Wat Suthat and the Giant Swing, Bangkok

Wat Suthat is huge and actually one of the most important temples for the Thai people.

Wat Suthat is huge and actually one of the most important temples for the Thai people. Its large size was needed as it was constructed in the early 19th century to house the huge Phra Sri Sakyamuni Buddha image, brought all the way down from Sukhothai by boat. The outer wall of the cloister has more than 150 Buddha images lined up, and as they are currently being re-gilded, they are in various states of repair. Outside is an open courtyard with many Chinese statues. The Giant Swing (Sao Ching Cha) is a huge red frame on the plaza opposite the main entrance of Wat Suthat. The swing was used in an annual ceremony where teams of young men would try to swing high enough to retrieve a sack of gold that was tied to a pole about 25 metres high in the air. The ceremony has been banned since 1932, as many people got injured or died trying. The swing was fully renovated in 2007 and now looks as good as new.























About Wat Suthat and the Giant Swing

 146 Bamrung Muang Rd

 +66 2 222-0280


Wat Suthat and the Giant Swing and Nearby Sights on Map

Rommaninat Park

This public park is built on the old prison grounds of the Bangkok Remand Prison near Wat Suthat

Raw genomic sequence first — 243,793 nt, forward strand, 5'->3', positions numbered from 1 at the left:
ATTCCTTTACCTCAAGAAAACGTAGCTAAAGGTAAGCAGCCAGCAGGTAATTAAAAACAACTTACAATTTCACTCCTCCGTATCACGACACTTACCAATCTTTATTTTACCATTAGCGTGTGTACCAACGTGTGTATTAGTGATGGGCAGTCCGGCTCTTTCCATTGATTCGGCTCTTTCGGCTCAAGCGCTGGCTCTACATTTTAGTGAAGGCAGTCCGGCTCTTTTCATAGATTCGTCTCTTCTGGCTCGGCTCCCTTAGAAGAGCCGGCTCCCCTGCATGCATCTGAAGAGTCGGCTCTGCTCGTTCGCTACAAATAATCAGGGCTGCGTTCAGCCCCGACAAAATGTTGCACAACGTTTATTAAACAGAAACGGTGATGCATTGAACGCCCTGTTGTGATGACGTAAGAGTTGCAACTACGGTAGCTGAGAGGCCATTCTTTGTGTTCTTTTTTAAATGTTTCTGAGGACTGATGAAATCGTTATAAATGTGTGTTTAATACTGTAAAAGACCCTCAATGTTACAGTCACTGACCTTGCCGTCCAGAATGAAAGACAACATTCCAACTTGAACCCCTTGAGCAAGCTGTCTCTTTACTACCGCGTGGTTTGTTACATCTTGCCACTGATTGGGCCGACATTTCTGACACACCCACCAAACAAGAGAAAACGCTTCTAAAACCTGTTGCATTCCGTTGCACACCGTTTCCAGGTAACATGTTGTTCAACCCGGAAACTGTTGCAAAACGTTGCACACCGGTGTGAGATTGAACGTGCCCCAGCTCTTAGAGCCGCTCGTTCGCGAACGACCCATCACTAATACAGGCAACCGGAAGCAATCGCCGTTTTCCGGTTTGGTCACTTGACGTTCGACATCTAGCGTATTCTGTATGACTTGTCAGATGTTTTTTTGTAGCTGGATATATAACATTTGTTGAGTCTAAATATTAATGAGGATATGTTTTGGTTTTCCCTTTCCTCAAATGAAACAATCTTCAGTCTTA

Mahakan Fort

Mahakan Fort is one of only two remaining forts of Rattanakosin's outer city walls, the other being Phra Sumen Fort near Khao San Road

Wat Thep Thida Ram

The temple was built in 1836, during the reign of King Rama III

Pig Memorial

Designed by Prince Naris, this golden pig statue was created in 1913 at the 50th birthday anniversary of Queen Phatcharinthra, one of King Rama V's wives, who was born in the Chinese year of the pig

Sala Chalermkrung Royal Theatre

The Sala Chalermkrung Royal Theatre specializes in traditional Thai Khon masked dance-drama performances which illustrate stories from the national epic Ramakien

Queen Savang Vadhana Museum

The Sra Pathum Palace is an oasis of silence right behind Siam Paragon

Wat Ratchabophit

Built by King Rama V in 1869, it was created to keep up with the tradition that each newly-appointed monarch erected a temple to mark his reign


Phahurat is Bangkok's Little India, with rows of shops and stalls selling ethnic Indian culinary ingredients and accessories

Charoen Krung Road

Charoen Krung Road runs alongside the Chao Phraya river, with several major attractions on it including Chinatown, Sala Chalermkrung Royal Theatre, Wat Mangkon Kamalawat, Assumption Cathedral, Bangkok Folk Museum, and Wat Yan Nawa

Democracy Monument

Completely occupying a roundabout on a major thoroughfare is the Democracy Monument